THERE’S NO pleasing some people, especially if they drive Ferraris. The Italian sports car maker has revealed pictures and details of the revised FF, to be called the GTC4Lusso, before its launch next month at the Geneva motor show. And it says that a number of improvements are a response to feedback from younger drivers, who demanded more power, performance and versatility from Ferrari’s most family-friendly car.
Powered by a tuned-up version of the FF’s 6.3-litre V12, and wearing a more aerodynamic body, the new car sticks to its predecessor’s successful four-seats-and-four-wheel-drive formula but adds rear-wheel steering — the first time Ferrari has combined the two systems.
The result, it says, is a more responsive car. The company reckons it will attract more young customers to the brand — who drive more miles than traditional, older owners.
With 671bhp and 514 lb ft of torque produced by its naturally aspirated V12 engine (an increase of 21bhp and 10 lb ft on the FF), the GTC4Lusso can sprint from 0 to 62mph in 3.4 seconds — that’s 0.3 seconds faster than the FF — on its way to an unchanged maximum of 208mph. Like the old model, it produces 80% of its torque at 1750rpm, providing what Ferrari calls “superb responsiveness at low revs”.
However, it’s the surer grip and handling imparted by the combination of four-wheel drive and four-wheel steering with the latest version of Ferrari’s so-called Slip Side Control that may impress owners most. According to the Italian company, drivers will “effortlessly handle the GTC4Lusso’s extraordinary torque even on snow-covered, wet or low-grip roads”.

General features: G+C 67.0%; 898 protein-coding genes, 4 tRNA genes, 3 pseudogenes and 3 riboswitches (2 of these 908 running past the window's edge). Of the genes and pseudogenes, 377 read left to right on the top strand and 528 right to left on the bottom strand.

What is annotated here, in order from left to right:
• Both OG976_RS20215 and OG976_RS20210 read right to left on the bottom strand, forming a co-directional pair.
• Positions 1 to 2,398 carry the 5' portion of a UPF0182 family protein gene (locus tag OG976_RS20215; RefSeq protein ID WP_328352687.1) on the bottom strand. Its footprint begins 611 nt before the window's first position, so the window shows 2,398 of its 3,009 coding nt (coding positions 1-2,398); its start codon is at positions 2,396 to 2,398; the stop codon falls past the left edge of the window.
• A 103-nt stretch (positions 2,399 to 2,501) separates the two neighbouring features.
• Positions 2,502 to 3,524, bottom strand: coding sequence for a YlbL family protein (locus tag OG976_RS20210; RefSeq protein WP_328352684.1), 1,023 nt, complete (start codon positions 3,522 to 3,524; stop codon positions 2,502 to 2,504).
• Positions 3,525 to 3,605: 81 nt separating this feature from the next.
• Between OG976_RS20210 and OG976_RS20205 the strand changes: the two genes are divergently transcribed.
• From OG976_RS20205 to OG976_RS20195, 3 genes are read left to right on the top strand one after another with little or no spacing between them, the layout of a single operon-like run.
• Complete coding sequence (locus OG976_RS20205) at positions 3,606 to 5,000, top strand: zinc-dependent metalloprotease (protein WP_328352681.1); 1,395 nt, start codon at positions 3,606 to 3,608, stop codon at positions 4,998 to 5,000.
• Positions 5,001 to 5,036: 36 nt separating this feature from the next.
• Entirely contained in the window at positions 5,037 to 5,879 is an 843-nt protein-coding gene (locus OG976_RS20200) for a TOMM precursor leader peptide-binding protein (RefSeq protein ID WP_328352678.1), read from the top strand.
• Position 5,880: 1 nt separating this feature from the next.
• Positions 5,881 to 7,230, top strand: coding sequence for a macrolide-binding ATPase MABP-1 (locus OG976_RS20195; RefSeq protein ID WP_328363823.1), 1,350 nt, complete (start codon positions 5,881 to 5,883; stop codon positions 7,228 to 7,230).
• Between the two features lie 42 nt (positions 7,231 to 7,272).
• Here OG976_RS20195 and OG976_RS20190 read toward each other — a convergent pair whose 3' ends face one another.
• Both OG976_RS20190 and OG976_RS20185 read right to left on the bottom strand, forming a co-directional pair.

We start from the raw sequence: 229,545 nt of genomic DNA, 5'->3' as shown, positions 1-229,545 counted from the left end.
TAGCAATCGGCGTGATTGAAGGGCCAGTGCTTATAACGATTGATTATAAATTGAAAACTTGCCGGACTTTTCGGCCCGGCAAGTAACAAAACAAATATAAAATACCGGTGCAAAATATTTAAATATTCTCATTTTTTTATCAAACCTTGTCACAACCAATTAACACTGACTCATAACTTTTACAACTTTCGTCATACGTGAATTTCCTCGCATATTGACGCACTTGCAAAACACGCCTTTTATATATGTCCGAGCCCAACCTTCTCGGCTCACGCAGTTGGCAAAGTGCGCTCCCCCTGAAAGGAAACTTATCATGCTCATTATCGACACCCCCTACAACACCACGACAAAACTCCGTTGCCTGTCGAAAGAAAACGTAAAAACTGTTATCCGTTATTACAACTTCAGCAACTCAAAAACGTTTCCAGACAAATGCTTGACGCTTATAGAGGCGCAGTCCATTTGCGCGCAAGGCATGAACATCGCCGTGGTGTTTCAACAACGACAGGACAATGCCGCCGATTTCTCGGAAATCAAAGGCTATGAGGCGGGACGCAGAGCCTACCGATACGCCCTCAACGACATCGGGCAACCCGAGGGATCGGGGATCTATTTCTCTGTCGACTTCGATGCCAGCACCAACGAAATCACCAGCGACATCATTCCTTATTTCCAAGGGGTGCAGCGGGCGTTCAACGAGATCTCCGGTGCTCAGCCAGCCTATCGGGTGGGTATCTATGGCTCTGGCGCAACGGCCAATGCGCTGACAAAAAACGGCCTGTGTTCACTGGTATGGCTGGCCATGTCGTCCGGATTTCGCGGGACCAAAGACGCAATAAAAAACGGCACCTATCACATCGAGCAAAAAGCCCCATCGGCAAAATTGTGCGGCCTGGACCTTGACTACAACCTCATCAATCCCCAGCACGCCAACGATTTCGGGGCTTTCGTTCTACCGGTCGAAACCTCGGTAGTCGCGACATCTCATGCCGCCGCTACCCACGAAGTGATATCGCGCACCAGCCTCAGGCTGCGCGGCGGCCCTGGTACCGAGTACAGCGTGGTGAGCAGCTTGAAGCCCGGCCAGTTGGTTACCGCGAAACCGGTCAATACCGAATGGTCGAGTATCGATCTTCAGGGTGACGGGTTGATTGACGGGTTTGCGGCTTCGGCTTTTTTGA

Aerodynamic improvements include a new front grille with built-in air intakes, redesigned air vents on the wing that recall those of the classic 1960s 330 GTC, a roof-mounted rear spoiler and a new diffuser. Ferrari says the combined effect of these features is a drag coefficient substantially lower than the FF’s. To put it more simply, it’s pretty damn streamlined.
Inside, the GTC4Lusso keeps the FF’s high levels of comfort with a spacious cabin and generously proportioned sports seats. The dashboard has a new infotainment system with a 10¼in HD screen. The front passenger gets their own instrument cluster that displays key performance information and incorporates a G-force meter. Let’s hope it doesn’t encourage too much showing-off in the corners.
Ferrari hasn’t revealed the price of the new model but the GTC4Lusso is expected to cost more than the £238,697 FF.
Its arrival is bound to throw fresh attention on its forebear. Ferrari’s admission that FF owners typically drive 30% more miles than drivers of other cars in its range raises the almost unprecedented prospect of Ferraris with five-figure mileages and price tags to suit.
A quick look at the vehicles for sale on driving.co.uk revealed one such car: a 11,512-mile FF advertised for £162,990, representing a saving of almost 32% on the current list price. The dealer was also showing a 6,581-mile FF for £171,990 (a 28% reduction).
As FFs age and their mileages grow, and as the GTC4Lusso establishes itself, such savings may become more common, making the FF the bargain Ferrari.
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